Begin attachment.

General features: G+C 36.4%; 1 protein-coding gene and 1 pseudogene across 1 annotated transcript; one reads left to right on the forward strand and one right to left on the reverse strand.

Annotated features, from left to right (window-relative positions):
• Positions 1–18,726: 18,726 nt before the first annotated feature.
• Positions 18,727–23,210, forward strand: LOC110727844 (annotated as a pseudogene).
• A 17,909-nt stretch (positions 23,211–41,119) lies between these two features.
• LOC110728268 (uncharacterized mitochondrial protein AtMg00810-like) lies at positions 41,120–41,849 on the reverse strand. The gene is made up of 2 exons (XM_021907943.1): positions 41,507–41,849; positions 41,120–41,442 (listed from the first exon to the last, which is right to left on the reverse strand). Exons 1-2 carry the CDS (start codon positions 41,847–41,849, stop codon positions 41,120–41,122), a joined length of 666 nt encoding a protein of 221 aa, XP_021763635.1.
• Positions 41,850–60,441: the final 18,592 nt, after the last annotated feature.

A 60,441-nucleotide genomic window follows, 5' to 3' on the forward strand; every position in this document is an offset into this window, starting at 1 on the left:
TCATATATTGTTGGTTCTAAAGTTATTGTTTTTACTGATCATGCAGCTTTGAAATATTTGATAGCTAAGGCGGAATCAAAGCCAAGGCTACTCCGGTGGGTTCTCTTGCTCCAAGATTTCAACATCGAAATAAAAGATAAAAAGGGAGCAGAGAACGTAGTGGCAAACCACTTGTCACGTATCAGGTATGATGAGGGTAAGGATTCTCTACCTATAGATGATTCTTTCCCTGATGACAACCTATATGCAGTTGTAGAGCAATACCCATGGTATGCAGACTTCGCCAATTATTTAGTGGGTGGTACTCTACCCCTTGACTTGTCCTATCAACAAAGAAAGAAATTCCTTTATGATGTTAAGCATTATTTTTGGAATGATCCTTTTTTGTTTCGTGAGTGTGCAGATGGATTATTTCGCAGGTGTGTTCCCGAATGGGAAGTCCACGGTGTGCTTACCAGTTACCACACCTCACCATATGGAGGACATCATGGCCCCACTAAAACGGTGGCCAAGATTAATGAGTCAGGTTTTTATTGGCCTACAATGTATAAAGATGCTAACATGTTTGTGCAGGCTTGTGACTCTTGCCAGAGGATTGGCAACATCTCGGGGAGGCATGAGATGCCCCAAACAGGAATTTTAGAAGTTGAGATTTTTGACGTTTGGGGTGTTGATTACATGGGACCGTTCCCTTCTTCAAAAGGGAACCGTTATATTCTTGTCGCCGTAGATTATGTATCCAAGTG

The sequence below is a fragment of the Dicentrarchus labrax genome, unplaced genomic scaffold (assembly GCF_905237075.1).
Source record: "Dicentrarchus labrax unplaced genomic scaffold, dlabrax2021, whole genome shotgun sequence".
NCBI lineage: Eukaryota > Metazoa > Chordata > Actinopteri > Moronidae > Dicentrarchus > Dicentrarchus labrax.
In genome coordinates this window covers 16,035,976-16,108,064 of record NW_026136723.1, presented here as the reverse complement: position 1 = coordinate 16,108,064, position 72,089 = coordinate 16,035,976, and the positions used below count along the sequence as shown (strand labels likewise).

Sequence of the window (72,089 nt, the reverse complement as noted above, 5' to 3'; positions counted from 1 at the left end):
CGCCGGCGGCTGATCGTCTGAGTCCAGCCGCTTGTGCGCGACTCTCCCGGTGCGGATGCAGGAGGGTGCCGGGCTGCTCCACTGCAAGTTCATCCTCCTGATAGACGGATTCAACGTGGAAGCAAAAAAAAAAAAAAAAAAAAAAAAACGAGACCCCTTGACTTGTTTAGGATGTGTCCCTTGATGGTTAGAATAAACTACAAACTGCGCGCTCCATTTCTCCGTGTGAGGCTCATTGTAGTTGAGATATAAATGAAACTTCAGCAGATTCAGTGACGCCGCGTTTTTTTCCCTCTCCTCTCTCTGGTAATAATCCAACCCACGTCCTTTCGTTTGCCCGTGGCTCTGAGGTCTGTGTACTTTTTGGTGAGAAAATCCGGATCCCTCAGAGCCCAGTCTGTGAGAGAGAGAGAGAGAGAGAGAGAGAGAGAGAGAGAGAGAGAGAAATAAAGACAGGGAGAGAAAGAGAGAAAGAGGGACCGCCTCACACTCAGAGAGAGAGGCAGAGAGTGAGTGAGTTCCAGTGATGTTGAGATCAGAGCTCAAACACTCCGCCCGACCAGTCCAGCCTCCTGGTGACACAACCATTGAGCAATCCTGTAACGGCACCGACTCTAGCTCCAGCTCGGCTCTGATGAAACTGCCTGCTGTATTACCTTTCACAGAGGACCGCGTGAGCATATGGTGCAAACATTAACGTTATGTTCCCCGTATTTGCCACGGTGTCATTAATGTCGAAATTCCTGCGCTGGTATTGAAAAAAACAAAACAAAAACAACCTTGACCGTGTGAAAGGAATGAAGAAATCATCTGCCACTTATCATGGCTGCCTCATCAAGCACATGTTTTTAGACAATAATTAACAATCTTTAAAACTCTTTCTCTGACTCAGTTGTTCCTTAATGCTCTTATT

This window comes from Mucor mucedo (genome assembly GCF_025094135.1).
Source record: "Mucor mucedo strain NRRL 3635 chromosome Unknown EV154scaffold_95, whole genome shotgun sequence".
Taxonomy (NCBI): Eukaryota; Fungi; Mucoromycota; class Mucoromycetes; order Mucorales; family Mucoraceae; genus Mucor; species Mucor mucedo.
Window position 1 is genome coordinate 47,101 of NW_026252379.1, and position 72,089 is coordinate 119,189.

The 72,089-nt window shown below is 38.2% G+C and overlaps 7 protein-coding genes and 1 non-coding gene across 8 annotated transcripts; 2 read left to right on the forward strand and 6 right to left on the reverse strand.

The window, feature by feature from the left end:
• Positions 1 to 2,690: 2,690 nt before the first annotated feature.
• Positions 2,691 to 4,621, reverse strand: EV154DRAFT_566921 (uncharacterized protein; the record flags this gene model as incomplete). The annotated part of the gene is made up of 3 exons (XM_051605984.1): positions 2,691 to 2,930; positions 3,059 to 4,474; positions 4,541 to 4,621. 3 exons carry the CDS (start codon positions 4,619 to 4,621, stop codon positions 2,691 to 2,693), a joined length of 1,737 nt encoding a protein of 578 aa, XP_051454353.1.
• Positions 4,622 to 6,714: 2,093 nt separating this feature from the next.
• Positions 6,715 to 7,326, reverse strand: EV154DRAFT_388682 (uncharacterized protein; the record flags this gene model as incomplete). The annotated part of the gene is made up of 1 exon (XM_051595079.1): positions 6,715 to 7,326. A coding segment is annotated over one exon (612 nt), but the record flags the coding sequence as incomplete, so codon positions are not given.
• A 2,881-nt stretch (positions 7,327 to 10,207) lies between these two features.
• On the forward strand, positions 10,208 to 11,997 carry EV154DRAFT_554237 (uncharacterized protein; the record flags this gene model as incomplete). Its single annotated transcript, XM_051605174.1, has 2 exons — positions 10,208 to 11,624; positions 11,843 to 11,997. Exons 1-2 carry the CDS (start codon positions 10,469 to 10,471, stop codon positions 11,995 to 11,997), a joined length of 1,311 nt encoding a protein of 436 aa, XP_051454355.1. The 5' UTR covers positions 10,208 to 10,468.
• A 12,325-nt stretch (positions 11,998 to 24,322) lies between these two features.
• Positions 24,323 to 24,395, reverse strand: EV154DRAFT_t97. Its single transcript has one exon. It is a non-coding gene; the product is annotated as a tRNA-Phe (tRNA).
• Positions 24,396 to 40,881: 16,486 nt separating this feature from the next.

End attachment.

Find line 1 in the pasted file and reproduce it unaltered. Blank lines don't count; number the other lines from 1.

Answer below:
General features: G+C 36.4%; 1 protein-coding gene and 1 pseudogene across 1 annotated transcript; one reads left to right on the forward strand and one right to left on the reverse strand.